Study Compares Traits of Autism, Schizophrenia
Research Focuses on the Social Dysfunction of Both Disorders and How the Causes are Different
A UT Dallas professor is studying the differences between the social impairments found in autism and schizophrenia to help develop better treatments for people with both disorders.
Dr. Noah Sasson, an assistant professor at UT Dallas, said studying the commonalities of ASD and schizophrenia may lead to distinct and improved treatment for sufferers of both disorders.
Autism spectrum disorder (ASD) and schizophrenia are distinct disorders with unique characteristics, but they share similarities in social dysfunction. For many years, this similarity resulted in confusion in diagnosis. Many young people with ASD were thought to have a childhood version of schizophrenia, said Dr. Noah Sasson, assistant professor in the UT Dallas School of Behavioral and Brain Sciences.
Sasson points out that clear differences exist between people diagnosed with schizophrenia and ASD. Symptoms of ASD can be seen from very early in life, while the onset of schizophrenia typically occurs in young adulthood. And individuals who have schizophrenia often experience hallucinations and delusional thoughts, which are far less common in individuals with ASD.
An overlapping problem for both clinical groups is a difficulty with social interaction. Both groups are known to be poor at recognizing social cues. They often have difficulty identifying emotion in other people, so their reactions may seem inappropriate. By not picking up on the subtle cues in interactions, adults with ASD or schizophrenia may alienate other people and have trouble making friends or getting along with classmates or co-workers.
Along with collaborators at Southern Methodist University, Sasson is conducting new research at the UT Dallas Callier Center for Communication Disorders that compares the basis for social interaction impairments between adults with ASD and adults with schizophrenia. He is attempting to understand the mechanisms that underlie their social limitations.
“Because the two disorders are different in so many ways, it is likely that the basis for their social impairments differs as well,” he said. “Understanding these differences will be key for developing effective treatments. What works well for individuals with ASD might be very different than those with schizophrenia.”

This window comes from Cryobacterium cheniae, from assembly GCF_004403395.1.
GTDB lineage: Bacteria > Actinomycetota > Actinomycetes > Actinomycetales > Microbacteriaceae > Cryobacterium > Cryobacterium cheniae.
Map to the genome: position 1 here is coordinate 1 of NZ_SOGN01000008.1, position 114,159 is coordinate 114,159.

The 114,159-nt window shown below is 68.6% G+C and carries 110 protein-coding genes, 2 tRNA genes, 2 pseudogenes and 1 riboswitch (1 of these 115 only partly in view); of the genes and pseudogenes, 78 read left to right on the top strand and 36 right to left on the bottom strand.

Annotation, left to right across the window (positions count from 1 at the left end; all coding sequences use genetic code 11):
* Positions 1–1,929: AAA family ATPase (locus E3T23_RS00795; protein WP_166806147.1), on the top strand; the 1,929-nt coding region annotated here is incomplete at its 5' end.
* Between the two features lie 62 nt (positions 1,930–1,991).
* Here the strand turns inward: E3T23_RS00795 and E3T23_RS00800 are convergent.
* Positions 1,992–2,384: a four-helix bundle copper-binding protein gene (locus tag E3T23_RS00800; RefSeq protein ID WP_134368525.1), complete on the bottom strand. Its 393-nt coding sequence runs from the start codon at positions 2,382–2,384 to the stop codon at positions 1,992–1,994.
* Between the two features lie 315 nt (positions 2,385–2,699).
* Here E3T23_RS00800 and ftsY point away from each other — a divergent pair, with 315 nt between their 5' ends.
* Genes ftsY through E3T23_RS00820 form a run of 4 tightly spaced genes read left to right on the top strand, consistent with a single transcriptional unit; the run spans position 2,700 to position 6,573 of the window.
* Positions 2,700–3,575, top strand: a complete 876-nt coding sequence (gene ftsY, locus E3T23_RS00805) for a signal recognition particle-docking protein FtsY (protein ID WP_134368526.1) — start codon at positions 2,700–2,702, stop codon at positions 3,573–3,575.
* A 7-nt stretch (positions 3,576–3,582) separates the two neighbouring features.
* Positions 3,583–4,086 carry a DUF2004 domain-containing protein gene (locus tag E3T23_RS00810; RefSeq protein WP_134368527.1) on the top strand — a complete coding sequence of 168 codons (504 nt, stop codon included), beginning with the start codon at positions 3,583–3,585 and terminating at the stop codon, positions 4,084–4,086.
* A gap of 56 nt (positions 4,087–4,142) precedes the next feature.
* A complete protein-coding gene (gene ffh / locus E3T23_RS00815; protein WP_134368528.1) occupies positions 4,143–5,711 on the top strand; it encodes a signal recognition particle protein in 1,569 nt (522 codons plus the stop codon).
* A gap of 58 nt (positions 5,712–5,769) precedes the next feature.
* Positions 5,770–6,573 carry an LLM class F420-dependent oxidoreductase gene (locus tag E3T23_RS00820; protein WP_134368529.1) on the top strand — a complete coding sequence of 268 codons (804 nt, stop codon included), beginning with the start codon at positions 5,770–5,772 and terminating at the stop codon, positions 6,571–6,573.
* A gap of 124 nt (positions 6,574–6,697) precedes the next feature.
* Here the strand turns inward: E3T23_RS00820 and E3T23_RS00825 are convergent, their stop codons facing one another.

In previous research, Sasson and his colleagues used eye-tracking technology and found that neither adults with ASD nor adults with schizophrenia look at social information in the same way as those without either disorder. His colleagues also found that parts of the brain that process social information are underactive in those with ASD and schizophrenia. But the researchers have also found differences. Individuals with ASD do not spontaneously orient to emotional information, while individuals with schizophrenia do. While both groups show aspects of paranoia in social situations, Sasson and his colleagues are discovering that the root cause of the paranoia is different for each disorder.
“People with schizophrenia have a much higher likelihood than the general population to attribute ill will to others, and this is likely tied to their delusions,” he said. “On the other hand, people with autism are more ‘socially cynical.’ They seem to be exhibiting fairly realistic responses to people as a result of the challenges they’ve faced in life because of their condition.”
By differentiating between schizophrenia and autism, and by examining how patients react in social settings, Sasson said he hopes researchers can develop new ways to counteract the negative social experiences of patients. This could result in a profound improvement in their ability to navigate life successfully.
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